The expert says…
Veterinarians play a key role in detecting and reporting pet food–borne illness. Compared with other sources of poisoning in dogs and cats, foods rank well below drugs, insecticides, plants, rodenticides, and cleaning products in terms of frequency of occurrence.1 However, pet food adulteration (eg, contamination, nutrient deficiency, or other cause of a health problem) does occur.
The most notable example is the unprecedented recall of pet foods contaminated with melamine and related compounds under many different brand and company names in 2007. Although the actual number of products affected constituted less than 1% of the products on the market, the incident revealed significant deficiencies in the safety reporting process.
Government & Industry Responsibilities
The U.S. Food and Drug Administration (FDA) has jurisdiction over all pet foods in interstate commerce. Most states also regulate pet foods distributed within their respective borders.
After hearings held by the U.S. Congress on the melamine contamination incident, the Food and Drug Administration Amendments Act (FDAAA) was signed into law in 2007. Only a small portion of the Act pertains to pet foods per se, but it has had a dramatic impact on both the government and industry.2
Much of the law puts the burden on the FDA to improve its functions covering pet food safety. At the time of the melamine contamination, the FDA did have an adverse event reporting system for animal drugs, but no formal system in place for pet foods. The law mandates:
- Implementation of an early warning and detection program
- Improved coordination with the states
- Better communication with industry and the public
A key requirement under the FDAAA was to establish a Reportable Food Registry, which became active in 2009.3 With some exceptions, within 24 hours of discovery, pet food companies now must electronically report any incident of adulteration when there is reasonable probability of serious adverse consequences to human or animal health. The Reportable Food Registry system is designed to receive reports only from industry and regulatory officials, not veterinarians or the public at large. However, there are other means by which consumers and other parties may report pet food problems to the FDA.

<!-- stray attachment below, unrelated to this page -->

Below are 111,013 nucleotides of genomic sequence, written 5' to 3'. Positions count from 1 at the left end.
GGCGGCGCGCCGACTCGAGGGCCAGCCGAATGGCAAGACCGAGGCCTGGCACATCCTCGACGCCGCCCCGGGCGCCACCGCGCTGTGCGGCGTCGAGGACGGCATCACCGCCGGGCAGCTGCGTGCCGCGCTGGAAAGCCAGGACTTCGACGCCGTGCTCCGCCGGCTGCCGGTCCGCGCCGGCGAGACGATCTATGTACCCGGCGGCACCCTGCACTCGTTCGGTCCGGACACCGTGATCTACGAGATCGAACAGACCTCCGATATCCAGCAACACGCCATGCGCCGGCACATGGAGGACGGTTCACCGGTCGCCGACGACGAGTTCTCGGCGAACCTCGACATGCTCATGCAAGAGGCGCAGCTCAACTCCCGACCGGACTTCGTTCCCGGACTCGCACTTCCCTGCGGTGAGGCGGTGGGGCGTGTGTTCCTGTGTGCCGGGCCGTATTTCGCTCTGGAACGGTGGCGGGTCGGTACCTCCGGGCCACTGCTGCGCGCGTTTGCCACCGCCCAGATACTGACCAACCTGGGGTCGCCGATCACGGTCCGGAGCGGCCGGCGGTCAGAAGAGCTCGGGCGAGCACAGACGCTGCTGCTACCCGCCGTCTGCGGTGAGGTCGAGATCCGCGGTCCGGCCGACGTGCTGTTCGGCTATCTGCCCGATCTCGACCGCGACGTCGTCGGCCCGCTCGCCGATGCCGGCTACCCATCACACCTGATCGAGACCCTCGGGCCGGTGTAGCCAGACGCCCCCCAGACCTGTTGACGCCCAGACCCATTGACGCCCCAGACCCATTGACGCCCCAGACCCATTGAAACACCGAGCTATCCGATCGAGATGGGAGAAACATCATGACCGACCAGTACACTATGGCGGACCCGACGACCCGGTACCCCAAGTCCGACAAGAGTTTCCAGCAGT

The Veterinarian’s Role
Timely reporting of suspected pet food–borne illness by veterinarians may help curtail a larger outbreak.
It is not uncommon for pet owners to implicate pet food as the cause of an acute onset of illness. However, because signs of a pet food–borne illness are usually nonspecific, it is prudent to diligently rule out other potential causes of sudden illness. Adverse effects stemming from food adulteration must remain on the differential diagnosis list until that possibility is ruled out or the definitive cause is determined.
Before filing a complaint, a veterinarian who suspects a case of pet food–borne illness needs to collect as much information related to the food in question as feasible (Table 1). In fact, a record of the dietary history of a sick animal is always prudent and may become important if a pattern emerges or a recall is later announced. Pertinent information includes details about the food and its labeling, as well as clinical observations of the animal.
Laboratory Analysis of Food
Collection of food samples for laboratory analysis is often indicated. Proper handling of the sample as legal evidence is important for diagnostic and forensic purposes and may be critical if a subsequent lawsuit or regulatory action is possible.1 Clinical findings should be thoroughly described to the testing facility, along with the likely contaminants or nutrient deficiencies in order to direct the types of analyses conducted.